When the "Close Guantánamo" website was established a month ago, on the 10th anniversary of the opening of Guantánamo, we had two aims -- to push for the closure of the prison, particularly by focusing on the injustice of holding 89 prisoners cleared for release, out of 171 prisoners in total; and to dispel the still prevalent myths about the prisoners being "the worst of the worst," by telling their stories.
These are still our intentions, but after a month of campaigning for the closure of the prison we are now about to start telling the prisoners' stories, to raise awareness of the particular injustice of continuing to hold men at Guantánamo who have been cleared for release.
To understand who these 89 men are, it is necessary to return to the dying days of the Bush administration, and to understand that around 60 prisoners had been cleared for release by military review boards, but had not been freed by the time George W. Bush left office. In many cases, this was because it was unsafe to return them to their home countries, where they faced the risk of torture -- countries that included Algeria, China, Egypt, Libya, Syria, Tunisia and Uzbekistan.
When President Obama took office in January 2009 and immediately issued an executive order promising to close Guantánamo within a year, he established an interagency Guantánamo Review Task Force, which included senior intelligence and law enforcement officials, who reviewed the cases of all the men still held (240 at the time), and concluded that the government had no interest in indefinitely detaining, or putting on trial, 156 of those 240 prisoners.
126 of these men were recommended for immediate release -- or were "approved for transfer," to use the administration's careful wording -- and 30 others, all Yemenis, were approved for "conditional detention," a category invented by the Task Force, meaning that their release was dependent on a perceived improvement in the security situation in Yemen.
Since President Obama took office, he has released 67 of these cleared prisoners, and 40 of them were resettled in 16 countries that were not their home countries -- Albania, Belgium, Bermuda, Bulgaria, Cape Verde, France, Georgia, Germany, Hungary, Ireland, Latvia, Palau, Portugal, Slovakia, Spain and Switzerland.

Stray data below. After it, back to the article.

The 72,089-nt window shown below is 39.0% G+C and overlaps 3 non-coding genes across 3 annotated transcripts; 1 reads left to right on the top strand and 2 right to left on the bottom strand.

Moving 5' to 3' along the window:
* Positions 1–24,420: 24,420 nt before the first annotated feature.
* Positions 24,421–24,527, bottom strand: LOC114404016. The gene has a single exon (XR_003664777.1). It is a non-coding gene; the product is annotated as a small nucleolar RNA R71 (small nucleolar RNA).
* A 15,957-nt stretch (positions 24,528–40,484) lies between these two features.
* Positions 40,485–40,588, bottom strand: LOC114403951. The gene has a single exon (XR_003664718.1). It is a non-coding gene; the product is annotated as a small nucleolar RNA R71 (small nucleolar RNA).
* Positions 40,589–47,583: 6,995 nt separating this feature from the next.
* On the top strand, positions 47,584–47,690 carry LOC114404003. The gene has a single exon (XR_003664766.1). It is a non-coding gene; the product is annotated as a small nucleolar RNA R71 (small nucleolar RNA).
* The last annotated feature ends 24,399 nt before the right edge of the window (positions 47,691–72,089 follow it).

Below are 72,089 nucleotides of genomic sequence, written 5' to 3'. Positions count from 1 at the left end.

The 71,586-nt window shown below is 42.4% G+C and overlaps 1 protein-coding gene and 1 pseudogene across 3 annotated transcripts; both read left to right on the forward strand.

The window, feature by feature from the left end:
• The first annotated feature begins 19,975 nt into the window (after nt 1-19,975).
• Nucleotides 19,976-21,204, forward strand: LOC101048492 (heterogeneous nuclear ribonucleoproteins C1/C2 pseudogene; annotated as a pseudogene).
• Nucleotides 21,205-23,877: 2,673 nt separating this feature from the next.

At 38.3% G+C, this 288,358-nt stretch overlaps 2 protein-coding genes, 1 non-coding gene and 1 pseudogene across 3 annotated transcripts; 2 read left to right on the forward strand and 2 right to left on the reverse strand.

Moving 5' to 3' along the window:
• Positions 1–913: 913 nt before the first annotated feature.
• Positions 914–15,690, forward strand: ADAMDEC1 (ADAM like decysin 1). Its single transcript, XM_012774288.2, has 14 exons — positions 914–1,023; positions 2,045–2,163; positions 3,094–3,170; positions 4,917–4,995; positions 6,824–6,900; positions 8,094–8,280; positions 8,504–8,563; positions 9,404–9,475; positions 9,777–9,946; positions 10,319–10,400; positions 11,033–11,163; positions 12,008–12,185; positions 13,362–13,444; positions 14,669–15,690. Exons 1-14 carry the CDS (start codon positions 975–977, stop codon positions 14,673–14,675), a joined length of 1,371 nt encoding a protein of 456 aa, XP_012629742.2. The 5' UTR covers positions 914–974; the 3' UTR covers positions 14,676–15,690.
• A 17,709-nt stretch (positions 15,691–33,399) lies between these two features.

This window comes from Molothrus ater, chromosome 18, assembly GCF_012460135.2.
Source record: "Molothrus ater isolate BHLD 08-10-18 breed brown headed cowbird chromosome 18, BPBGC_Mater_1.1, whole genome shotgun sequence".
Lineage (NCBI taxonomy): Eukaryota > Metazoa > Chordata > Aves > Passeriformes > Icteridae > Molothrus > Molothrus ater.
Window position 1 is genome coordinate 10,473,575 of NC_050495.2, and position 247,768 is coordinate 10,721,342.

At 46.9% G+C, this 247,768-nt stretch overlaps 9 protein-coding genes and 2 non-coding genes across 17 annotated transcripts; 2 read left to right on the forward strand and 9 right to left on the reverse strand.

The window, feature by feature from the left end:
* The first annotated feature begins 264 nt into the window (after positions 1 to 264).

However, 89 remain. New efforts must be made to release those who can be released to their home countries, and to secure third countries for those who cannot be safely repatriated. Most can be released to their home countries, and third countries are willing to accept the rest.
28 of these men are Yemenis (some of whom have been cleared for release since 2004, when they were cleared by military review boards under President Bush), and there are also the 30 Yemenis held in "conditional detention." In January 2010, President Obama issued a moratorium prohibiting the release of any Yemeni, after it was discovered that a Nigerian would-be plane bomber, Umar Farouk Abdulmutallab, had been recruited in Yemen. This blanket prohibition remains unacceptable as a permanent policy, however, because it constitutes guilt by nationality, and it is time for new negotiations to be opened up to secure the release of these men.
Until recently, restrictions made by Congress had prevented the release of any prisoners since January 2011, but the newly passed national Defense Authorization Act (NDAA) includes a provision that allows the Secretary of Defense, in consultation with the Secretary of State, to waive the Congressional restrictions at their discretion.
This is the way forward for men unjustly held despite being cleared for release, and in the weeks to come we will be profiling some of these men and telling their stories, beginning with the Uighurs (Muslims from China's Xinjiang province), who remain held despite having their release ordered by a U.S. judge in October 2008, and following up with the story of Shaker Aamer, the last British resident in the prison, who could be released immediately if the political will existed in the U.S. and the U.K. Please sign up to receive notifications of these updates.
In addition, while we will concentrate on those people who have been cleared for release, they are not the only ones wrongly detained at Guantánamo. When the Guantánamo Review Task Force issued its recommendations, it advised that 46 of the remaining 171 men should be held indefinitely without charge or trial, because they were regarded as too dangerous to release even though there was insufficient evidence to put them on trial. More than ten years after the terrible attacks of 9/11, the United States has no business maintaining a Devil's Island to detain people it has no intent of charging and prosecuting. In the months to come, we will also be focusing on the stories of these men.